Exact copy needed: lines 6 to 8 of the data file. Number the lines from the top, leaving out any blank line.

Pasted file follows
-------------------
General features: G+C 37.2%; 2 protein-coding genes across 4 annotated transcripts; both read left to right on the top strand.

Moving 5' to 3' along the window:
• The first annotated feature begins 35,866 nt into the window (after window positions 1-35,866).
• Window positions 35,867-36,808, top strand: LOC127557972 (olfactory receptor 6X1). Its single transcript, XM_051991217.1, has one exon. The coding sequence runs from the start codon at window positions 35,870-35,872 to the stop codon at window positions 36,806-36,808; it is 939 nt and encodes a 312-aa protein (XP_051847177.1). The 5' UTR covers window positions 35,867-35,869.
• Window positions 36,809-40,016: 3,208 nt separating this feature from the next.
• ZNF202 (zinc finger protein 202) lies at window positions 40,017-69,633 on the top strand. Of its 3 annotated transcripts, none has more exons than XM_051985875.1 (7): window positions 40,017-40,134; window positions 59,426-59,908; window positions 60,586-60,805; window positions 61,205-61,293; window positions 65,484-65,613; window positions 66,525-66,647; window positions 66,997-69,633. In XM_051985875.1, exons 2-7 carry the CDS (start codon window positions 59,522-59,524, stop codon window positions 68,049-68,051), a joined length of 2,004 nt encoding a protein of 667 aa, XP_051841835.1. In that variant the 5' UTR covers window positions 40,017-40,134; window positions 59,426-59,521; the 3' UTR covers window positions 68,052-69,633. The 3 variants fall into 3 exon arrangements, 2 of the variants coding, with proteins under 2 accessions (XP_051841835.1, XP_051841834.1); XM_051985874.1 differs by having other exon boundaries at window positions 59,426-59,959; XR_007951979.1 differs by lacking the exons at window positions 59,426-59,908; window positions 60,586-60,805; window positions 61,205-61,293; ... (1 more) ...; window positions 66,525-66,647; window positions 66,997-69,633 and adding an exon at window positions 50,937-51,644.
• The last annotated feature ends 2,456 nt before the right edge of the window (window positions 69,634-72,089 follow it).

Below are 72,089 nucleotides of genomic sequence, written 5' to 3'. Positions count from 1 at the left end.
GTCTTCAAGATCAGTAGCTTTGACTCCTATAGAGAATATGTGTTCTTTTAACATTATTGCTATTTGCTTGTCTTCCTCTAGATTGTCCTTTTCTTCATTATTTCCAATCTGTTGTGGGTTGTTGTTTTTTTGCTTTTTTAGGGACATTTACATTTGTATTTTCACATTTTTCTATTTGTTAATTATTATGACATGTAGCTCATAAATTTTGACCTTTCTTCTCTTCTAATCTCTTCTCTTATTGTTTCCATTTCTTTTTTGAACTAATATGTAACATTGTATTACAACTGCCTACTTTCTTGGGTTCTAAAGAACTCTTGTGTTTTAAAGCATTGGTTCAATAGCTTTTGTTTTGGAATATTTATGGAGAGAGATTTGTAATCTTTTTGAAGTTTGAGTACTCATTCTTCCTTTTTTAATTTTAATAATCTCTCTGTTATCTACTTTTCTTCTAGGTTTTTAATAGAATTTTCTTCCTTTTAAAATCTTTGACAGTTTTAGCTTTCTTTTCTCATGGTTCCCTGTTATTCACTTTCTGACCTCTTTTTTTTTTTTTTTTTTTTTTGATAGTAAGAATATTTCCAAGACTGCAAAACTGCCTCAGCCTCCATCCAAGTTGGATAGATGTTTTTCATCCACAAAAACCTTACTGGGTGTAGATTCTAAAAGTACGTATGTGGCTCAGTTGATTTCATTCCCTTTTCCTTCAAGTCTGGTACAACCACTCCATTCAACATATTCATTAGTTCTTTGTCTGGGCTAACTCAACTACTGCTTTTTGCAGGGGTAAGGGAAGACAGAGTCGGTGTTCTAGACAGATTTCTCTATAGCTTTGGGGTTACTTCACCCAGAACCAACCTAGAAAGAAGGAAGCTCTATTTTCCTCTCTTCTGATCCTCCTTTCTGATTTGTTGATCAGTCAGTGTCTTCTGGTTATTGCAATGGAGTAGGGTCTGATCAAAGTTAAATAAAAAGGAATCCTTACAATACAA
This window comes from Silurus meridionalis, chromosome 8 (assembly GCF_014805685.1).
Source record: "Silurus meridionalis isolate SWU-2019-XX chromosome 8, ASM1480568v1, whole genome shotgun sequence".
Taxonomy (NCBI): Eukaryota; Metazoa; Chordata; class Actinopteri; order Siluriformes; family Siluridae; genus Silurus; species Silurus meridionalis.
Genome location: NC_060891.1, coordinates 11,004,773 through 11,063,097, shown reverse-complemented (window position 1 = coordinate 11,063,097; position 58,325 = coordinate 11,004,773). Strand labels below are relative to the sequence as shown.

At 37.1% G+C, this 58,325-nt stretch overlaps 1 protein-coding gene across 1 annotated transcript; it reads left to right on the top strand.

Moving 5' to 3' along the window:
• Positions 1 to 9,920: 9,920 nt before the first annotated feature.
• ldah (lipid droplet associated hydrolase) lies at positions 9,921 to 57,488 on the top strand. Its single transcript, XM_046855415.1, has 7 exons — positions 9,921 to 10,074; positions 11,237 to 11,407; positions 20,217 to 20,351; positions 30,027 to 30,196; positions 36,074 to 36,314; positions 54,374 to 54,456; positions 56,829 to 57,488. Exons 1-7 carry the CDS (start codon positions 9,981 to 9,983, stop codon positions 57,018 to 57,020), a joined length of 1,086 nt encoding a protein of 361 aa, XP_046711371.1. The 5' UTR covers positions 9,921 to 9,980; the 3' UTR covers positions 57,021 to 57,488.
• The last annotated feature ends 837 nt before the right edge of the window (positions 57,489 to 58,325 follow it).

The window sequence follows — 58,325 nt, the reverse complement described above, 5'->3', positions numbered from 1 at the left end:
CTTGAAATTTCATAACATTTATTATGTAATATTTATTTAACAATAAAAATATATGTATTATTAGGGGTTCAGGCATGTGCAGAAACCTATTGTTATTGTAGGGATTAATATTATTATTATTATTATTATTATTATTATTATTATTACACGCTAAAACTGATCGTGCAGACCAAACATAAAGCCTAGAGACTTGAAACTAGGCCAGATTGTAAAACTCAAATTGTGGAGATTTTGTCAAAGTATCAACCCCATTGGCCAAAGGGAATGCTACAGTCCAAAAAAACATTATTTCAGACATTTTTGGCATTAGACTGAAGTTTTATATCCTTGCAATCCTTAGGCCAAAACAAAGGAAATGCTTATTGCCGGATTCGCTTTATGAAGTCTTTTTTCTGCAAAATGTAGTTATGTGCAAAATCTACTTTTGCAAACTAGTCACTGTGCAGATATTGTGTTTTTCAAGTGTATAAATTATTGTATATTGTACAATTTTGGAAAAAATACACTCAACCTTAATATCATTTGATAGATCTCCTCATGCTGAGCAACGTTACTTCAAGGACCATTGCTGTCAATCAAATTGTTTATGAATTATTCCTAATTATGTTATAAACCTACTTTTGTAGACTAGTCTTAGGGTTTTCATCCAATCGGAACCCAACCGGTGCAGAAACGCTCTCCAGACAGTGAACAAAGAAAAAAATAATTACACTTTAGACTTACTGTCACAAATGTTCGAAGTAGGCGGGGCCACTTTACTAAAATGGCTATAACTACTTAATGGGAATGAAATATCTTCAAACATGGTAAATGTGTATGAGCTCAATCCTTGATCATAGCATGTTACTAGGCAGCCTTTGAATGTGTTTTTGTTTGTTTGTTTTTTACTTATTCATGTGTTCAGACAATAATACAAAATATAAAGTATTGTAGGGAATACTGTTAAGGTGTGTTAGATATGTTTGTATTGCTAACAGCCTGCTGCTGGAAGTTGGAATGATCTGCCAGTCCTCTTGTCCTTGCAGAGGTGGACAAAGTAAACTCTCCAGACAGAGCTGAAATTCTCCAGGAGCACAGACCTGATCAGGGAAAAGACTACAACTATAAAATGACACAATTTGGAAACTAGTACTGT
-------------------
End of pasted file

• ZNF202 (zinc finger protein 202) lies at window positions 40,017-69,633 on the top strand. Of its 3 annotated transcripts, none has more exons than XM_051985875.1 (7): window positions 40,017-40,134; window positions 59,426-59,908; window positions 60,586-60,805; window positions 61,205-61,293; window positions 65,484-65,613; window positions 66,525-66,647; window positions 66,997-69,633. In XM_051985875.1, exons 2-7 carry the CDS (start codon window positions 59,522-59,524, stop codon window positions 68,049-68,051), a joined length of 2,004 nt encoding a protein of 667 aa, XP_051841835.1. In that variant the 5' UTR covers window positions 40,017-40,134; window positions 59,426-59,521; the 3' UTR covers window positions 68,052-69,633. The 3 variants fall into 3 exon arrangements, 2 of the variants coding, with proteins under 2 accessions (XP_051841835.1, XP_051841834.1); XM_051985874.1 differs by having other exon boundaries at window positions 59,426-59,959; XR_007951979.1 differs by lacking the exons at window positions 59,426-59,908; window positions 60,586-60,805; window positions 61,205-61,293; ... (1 more) ...; window positions 66,525-66,647; window positions 66,997-69,633 and adding an exon at window positions 50,937-51,644.
• The last annotated feature ends 2,456 nt before the right edge of the window (window positions 69,634-72,089 follow it).

Below are 72,089 nucleotides of genomic sequence, written 5' to 3'. Positions count from 1 at the left end.